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April 2000


BNSF Takes Delivery of 1000th Dash-9 Locomotive

Burlington Northern Santa Fe has taken delivery of locomotive 4635, the 1000th GE Dash-9 unit specifically designed and manufactured for BNSF.


BNSF Sells Track Segments in Nebraska and North Dakota

Burlington Northern Santa Fe has sold trackage between Central City and Palmer, Nebraska, to the Nebraska Central Railroad, and has sold trackage between Granville and Mohall, North Dakota, to the Mohall Railroad.


Sykesville, Maryland, Breaks Ground for B&P Interlocking Tower

The town of Sykesville, Maryland, has broken ground at the site of reconstruction of the former B&P interlocking tower, which is to be used as a town center. The $185,000 project is expected to take about five months to complete.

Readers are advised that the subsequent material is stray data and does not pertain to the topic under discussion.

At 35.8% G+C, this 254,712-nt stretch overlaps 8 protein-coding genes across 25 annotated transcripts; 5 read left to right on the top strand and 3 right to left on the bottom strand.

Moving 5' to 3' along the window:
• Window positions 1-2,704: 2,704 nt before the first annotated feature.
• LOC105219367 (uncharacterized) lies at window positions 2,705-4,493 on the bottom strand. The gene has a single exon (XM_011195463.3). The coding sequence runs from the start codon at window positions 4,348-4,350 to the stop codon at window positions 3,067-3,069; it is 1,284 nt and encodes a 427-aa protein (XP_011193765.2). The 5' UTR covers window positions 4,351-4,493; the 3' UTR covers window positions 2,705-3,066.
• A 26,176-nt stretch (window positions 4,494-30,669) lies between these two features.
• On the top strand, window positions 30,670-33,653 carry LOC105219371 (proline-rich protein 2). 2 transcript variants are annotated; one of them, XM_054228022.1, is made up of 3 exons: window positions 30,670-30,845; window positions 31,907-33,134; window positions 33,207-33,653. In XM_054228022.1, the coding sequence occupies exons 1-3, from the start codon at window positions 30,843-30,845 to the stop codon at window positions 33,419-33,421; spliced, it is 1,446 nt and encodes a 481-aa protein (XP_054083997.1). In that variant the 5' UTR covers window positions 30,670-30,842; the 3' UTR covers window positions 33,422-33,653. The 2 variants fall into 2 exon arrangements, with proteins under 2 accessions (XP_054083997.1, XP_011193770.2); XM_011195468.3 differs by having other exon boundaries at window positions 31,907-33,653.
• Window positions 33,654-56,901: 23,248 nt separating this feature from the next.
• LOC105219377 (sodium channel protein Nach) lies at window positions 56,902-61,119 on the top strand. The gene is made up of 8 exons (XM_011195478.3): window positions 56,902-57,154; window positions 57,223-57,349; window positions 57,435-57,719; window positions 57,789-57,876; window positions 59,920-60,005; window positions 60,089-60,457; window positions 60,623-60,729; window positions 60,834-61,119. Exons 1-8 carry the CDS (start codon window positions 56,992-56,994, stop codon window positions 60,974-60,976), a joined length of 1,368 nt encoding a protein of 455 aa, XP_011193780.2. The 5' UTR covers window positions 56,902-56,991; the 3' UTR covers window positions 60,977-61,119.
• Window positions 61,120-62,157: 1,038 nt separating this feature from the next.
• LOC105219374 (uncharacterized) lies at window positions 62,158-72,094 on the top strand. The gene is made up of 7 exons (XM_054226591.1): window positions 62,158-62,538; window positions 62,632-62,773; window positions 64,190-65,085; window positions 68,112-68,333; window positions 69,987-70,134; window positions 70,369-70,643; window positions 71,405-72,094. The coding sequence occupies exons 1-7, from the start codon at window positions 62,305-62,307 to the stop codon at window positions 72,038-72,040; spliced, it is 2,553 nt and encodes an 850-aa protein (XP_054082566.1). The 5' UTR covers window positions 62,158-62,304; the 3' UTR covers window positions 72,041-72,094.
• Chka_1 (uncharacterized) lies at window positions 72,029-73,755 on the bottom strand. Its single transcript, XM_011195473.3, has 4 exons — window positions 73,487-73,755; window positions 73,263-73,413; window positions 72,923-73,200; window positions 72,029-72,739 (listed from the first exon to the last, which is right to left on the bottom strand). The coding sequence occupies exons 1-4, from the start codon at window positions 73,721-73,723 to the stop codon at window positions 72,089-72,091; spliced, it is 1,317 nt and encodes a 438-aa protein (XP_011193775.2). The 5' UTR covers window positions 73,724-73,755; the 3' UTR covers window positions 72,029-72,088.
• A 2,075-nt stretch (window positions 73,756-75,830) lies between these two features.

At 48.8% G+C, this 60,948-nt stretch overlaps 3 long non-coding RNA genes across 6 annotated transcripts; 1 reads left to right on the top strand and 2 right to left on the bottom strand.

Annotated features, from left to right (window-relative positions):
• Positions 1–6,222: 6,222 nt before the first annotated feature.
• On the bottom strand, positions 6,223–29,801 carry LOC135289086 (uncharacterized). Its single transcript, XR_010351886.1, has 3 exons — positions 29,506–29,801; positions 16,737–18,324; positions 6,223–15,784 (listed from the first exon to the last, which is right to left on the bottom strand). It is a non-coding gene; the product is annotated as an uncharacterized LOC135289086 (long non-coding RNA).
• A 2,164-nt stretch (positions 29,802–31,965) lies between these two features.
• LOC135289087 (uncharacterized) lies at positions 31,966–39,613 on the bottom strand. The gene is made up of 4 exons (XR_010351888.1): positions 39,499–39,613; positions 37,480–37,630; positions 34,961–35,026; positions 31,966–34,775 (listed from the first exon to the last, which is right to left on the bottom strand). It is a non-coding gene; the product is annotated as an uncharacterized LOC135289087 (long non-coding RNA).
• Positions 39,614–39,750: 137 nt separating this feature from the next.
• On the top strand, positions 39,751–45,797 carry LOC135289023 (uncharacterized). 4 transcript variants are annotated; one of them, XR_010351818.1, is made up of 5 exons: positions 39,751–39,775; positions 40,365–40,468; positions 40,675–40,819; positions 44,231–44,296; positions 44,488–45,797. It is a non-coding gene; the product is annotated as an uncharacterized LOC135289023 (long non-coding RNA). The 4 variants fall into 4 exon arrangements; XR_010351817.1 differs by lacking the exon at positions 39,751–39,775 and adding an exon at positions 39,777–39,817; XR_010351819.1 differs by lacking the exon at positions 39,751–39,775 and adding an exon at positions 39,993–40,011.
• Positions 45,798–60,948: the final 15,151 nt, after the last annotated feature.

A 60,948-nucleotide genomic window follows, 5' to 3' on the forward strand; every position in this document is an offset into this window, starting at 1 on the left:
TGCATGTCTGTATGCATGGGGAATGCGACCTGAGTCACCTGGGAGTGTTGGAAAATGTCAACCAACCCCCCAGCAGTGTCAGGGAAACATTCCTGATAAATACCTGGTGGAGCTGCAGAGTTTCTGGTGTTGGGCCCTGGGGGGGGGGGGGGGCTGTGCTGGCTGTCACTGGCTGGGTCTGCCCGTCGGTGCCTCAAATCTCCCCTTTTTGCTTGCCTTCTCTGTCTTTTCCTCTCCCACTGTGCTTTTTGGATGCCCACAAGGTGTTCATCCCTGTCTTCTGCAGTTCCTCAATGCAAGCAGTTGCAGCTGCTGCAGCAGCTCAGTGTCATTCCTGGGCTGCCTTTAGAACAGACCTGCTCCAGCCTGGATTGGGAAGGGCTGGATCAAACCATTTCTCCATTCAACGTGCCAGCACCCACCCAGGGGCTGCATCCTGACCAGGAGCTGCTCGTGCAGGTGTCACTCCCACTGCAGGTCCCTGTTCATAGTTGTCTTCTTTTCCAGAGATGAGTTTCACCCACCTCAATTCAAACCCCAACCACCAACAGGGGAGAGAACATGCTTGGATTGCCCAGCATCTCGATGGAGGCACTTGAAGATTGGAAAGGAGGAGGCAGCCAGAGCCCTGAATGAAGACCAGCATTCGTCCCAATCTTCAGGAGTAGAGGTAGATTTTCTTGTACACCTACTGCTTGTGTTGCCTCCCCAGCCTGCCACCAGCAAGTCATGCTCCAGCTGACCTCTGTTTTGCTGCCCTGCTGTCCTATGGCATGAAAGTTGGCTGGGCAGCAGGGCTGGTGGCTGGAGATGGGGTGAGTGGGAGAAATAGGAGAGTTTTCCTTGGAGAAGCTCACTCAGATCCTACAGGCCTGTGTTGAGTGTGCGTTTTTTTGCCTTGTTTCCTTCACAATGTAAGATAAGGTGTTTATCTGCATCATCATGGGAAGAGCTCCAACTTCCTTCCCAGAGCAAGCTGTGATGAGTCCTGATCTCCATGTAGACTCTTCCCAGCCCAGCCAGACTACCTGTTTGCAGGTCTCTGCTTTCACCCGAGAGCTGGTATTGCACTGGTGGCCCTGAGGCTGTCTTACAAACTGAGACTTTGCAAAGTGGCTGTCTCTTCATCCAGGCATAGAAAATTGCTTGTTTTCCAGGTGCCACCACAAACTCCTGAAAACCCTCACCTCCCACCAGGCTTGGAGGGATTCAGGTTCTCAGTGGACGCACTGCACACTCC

Amtrak's Acela Regional Service Attracting New Customers

Amtrak's new Acela Regional service between New York and Boston attracted more than 43,000 new customers during its first month of service, according to an Amtrak report. During February, an average of 1,300 people rode the four Acela Regional trains each weekday, an increase of between 45 and 65 percent over ridership in February 1999 aboard NortheastDirect trains. Additionally, operating under an all-new electrification system, Acela Regional achieved an 85.3 percent on-time performance for the month, which rose to 91 percent after the first week of service.


Amtrak to Enhance its Web-Based Reservations System